thoughts surfacing and racing through my mind. I would start shaking and trembling, sweating, getting headaches and fatigue, intense grief, a whole slew of psychosomatic symptoms as I tried to write about my life to the best of my ability. I actually had some pretty severe panic attacks as terrifying memories and thoughts which I had blocked out for so long began to surface. I guess I had been away from Scientology enough that it was just time.

I remember one panic attack in which I seemed to lose control of my mind as I was completely overwhelmed by a dozen equally terrifying thoughts as to who I am, what I believe, and what had happened to me. The sensation was like going too far out in the ocean and suddenly being pulled in by the rip tide, unable to overcome the force of the current. I felt incredibly vulnerable, afraid, and exposed, like I had suddenly been thrust out into a dangerous world. I immediately began breathing deeply and trying to focus my mind on the present and I was able to come back, but the power and emotional intensity of what I saw had already taken its toll physically, and I got a horrible head splitting migraine. My heart started racing incredibly fast, I got light headed, confused, and my sense of time became very slowed and distorted. Also, sound became very muddled and dulled. We were watching a movie and it was like someone turned down the volume on life from 10 to 1. It was a very intense and humbling experience. It made me realize as strong as people can be, we all have our limits.

The day came that I was finally going to get to see a psychiatrist and get a prescription for some sort of medication. It turned out I only got to see a family health practitioner, and it was very hard to describe what I had been through to someone who knows nothing about Scientology. From my disjointed, rambling, and nervous description she diagnosed me with PTSD (Post Traumatic Stress Disorder), and gave me a prescription of Zoloft. 25 mg to start, and 50 mg the following week.

An hour after I took the pill, I began to feel noticeably better and less anxious. Feelings that I had grown accustomed to and took for granted since I had experienced them my whole life became either muted or non-existant. I remember clearly going into the grocery store and having a completely different experience. I had no idea I had been living with such anxiety for all my life, I knew no other way of being. Looking at people didn't scare me as much, being around people didn't scare me as much, going through the checkout line was no longer a nerve racking experience.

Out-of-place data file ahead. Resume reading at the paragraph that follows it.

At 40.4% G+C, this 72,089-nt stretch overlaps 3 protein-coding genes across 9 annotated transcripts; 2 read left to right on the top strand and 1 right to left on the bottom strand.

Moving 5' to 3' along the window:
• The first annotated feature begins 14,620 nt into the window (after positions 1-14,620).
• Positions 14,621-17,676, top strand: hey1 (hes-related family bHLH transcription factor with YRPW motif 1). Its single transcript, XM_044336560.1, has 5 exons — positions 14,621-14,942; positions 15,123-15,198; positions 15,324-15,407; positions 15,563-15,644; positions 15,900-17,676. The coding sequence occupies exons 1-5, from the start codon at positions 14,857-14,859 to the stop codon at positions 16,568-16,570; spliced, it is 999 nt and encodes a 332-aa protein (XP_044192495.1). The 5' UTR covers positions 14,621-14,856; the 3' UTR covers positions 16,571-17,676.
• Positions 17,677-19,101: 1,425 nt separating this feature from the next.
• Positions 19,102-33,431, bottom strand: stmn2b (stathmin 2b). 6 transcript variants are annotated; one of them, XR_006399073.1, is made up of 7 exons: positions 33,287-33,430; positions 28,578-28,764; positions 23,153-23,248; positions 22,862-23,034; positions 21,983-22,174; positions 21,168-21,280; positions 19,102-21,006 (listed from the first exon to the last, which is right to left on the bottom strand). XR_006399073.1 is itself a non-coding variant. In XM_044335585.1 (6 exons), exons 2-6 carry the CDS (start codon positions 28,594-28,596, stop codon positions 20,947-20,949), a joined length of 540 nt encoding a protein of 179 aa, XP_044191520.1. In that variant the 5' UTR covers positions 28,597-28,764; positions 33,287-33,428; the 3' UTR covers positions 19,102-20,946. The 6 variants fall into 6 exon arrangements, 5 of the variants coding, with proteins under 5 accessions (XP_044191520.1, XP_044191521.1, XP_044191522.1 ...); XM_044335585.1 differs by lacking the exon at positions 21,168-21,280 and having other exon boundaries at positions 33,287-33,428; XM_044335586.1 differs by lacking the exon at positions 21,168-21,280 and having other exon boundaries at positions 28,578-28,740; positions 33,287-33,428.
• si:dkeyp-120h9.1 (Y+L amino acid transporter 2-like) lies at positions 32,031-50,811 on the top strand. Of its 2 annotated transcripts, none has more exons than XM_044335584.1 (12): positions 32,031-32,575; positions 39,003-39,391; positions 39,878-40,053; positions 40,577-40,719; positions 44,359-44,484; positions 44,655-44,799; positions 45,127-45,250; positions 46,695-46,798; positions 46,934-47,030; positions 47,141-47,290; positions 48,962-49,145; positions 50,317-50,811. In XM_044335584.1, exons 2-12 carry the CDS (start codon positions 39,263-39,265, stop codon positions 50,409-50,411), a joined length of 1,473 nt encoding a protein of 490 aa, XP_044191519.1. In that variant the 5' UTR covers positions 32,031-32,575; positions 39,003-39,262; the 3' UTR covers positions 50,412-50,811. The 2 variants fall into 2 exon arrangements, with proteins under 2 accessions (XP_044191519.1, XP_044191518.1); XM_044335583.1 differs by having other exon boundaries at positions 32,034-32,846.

When I got home I read about PTSD ( and I indeed had it. I had every symptom on the list to a remarkable degree, and for the last 25 years of my life. It was incredibly validating to realize what I had gone through was real, I wasn't weak, and I had somehow kept my sanity and decency as a person. As I upped the dosage, I found it much easier to look at the thoughts in my head without my mind literally shutting down from the emotional intensity. Incidents that I had carried with me my whole life as proof that I was weak and a coward I now had a different perspective on. Things that I never had been able to let go of or confront I found dissipating before my eyes as I finally understood all the panic attacks, migraines, nausea, and constant sickness I had endured throughout my childhood and a good chunk of my adult life. Each thought that came up I was able to resolve and put into a new empowering perspective. I could finally learn from them and move on. I could let go.

I began to feel for the first time in my life a sense of self confidence and strength that I had never known before. I finally had a sense of who I was and what I was capable of. It had an immediate effect on my relationship with my girlfriend. Like my mom she had an anger problem, and she would lash out at me in abusive and critical fashion. It was so similar to how my mom had treated me that I was literally physically unable to defend myself, the emotional intensity of the past would set in due to similar circumstances and the migraines would hit and my mind would stop working. Once that happened I was hers to bully around and put down. On the zoloft I could actually see the thoughts coming into my head, realize they weren't real and no longer how I thought, and I was finally able to stand up for myself.